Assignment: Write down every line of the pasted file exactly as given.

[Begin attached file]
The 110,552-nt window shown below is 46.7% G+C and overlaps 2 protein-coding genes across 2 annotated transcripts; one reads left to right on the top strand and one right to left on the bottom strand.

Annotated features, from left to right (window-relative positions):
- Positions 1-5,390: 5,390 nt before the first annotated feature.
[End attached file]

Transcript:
The 110,552-nt window shown below is 46.7% G+C and overlaps 2 protein-coding genes across 2 annotated transcripts; one reads left to right on the top strand and one right to left on the bottom strand.

Annotated features, from left to right (window-relative positions):
- Positions 1-5,390: 5,390 nt before the first annotated feature.